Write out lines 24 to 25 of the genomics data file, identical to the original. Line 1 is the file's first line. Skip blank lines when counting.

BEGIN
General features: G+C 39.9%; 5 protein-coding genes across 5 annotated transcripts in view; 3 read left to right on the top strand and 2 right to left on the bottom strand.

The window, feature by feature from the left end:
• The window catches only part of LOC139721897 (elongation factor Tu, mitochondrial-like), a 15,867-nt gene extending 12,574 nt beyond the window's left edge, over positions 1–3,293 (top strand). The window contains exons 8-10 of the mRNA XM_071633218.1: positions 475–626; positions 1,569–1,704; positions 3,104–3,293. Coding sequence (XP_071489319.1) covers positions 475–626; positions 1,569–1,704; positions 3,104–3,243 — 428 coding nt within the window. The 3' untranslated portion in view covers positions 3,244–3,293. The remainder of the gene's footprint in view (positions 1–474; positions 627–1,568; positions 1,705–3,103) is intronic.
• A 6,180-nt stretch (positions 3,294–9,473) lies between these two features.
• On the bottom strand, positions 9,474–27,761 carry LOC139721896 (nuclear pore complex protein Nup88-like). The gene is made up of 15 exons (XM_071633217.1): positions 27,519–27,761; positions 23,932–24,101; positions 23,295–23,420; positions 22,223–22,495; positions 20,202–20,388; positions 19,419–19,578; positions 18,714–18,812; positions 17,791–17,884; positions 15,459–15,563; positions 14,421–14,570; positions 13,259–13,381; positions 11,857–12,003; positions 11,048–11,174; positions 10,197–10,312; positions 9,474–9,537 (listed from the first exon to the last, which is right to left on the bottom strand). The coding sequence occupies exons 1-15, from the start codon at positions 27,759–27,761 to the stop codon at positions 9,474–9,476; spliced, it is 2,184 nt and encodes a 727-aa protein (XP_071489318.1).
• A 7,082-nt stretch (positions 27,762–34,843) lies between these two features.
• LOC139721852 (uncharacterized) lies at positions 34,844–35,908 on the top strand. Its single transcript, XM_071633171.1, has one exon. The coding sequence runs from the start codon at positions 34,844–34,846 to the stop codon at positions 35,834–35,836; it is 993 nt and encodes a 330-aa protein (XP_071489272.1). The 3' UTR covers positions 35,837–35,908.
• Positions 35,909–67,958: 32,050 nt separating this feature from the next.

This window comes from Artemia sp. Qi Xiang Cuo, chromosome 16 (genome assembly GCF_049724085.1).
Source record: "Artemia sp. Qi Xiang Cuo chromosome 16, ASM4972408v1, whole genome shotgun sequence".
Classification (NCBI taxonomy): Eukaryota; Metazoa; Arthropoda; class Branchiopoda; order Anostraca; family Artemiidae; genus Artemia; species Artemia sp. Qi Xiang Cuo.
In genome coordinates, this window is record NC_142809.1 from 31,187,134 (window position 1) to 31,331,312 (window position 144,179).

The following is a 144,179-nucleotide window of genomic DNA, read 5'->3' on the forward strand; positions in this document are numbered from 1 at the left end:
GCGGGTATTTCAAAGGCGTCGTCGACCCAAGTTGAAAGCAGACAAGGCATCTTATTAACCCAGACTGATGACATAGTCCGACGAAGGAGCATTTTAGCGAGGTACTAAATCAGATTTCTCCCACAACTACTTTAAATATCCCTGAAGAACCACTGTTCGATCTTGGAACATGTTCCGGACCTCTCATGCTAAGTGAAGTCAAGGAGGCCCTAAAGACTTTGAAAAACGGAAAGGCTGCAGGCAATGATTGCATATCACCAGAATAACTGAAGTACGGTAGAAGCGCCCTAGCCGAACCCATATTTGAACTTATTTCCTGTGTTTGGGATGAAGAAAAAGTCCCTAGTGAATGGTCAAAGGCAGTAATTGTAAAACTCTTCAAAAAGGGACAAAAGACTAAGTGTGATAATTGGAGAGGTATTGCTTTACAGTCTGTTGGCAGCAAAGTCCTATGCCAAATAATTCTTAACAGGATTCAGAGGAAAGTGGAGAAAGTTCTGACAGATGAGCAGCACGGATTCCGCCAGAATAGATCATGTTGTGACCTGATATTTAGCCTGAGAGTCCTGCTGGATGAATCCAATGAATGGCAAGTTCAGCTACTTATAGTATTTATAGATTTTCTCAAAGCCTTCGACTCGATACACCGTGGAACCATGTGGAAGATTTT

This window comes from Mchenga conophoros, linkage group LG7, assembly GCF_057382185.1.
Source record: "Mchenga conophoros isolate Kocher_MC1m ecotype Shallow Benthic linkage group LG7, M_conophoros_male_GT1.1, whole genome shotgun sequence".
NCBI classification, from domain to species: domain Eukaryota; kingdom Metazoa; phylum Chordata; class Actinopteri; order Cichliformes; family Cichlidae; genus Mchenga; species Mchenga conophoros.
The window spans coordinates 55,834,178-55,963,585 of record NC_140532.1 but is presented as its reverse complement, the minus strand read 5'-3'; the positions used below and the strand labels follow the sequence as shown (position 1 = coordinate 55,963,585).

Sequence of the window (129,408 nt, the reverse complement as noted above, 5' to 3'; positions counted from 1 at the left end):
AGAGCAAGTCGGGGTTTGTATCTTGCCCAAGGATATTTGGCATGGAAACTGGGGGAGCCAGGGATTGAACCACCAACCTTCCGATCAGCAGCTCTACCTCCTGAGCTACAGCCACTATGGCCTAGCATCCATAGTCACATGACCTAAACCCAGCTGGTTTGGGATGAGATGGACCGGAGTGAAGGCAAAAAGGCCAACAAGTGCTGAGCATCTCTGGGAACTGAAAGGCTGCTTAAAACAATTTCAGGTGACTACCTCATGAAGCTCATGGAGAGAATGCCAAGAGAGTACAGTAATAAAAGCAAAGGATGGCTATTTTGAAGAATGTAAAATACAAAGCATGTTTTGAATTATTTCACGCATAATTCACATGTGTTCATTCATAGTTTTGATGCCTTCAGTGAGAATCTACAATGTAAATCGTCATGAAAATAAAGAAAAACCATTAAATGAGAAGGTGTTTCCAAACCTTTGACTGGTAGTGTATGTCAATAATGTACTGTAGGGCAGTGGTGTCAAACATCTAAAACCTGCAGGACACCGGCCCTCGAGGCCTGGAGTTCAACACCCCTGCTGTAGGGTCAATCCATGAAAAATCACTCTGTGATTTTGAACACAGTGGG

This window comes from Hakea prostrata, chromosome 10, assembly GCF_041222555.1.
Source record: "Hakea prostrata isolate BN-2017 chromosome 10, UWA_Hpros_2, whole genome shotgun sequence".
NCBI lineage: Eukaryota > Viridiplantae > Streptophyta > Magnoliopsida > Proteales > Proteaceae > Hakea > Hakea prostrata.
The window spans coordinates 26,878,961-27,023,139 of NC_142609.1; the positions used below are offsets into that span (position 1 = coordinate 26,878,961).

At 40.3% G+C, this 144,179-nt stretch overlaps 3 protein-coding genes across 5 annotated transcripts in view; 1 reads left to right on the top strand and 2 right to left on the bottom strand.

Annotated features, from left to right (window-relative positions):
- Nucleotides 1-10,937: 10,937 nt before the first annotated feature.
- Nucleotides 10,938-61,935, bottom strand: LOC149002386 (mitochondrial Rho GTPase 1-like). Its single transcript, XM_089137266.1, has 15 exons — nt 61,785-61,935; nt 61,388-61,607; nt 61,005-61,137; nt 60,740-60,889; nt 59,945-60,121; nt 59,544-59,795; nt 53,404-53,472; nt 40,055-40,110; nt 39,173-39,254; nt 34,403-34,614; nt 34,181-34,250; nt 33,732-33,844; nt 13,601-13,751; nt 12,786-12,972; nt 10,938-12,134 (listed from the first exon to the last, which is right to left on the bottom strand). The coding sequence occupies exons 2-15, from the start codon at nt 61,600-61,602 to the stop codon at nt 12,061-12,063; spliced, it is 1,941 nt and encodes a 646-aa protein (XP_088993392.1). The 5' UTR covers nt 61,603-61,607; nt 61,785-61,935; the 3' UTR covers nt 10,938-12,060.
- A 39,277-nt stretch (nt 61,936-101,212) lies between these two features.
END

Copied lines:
The window spans coordinates 26,878,961-27,023,139 of NC_142609.1; the positions used below are offsets into that span (position 1 = coordinate 26,878,961).

At 40.3% G+C, this 144,179-nt stretch overlaps 3 protein-coding genes across 5 annotated transcripts in view; 1 reads left to right on the top strand and 2 right to left on the bottom strand.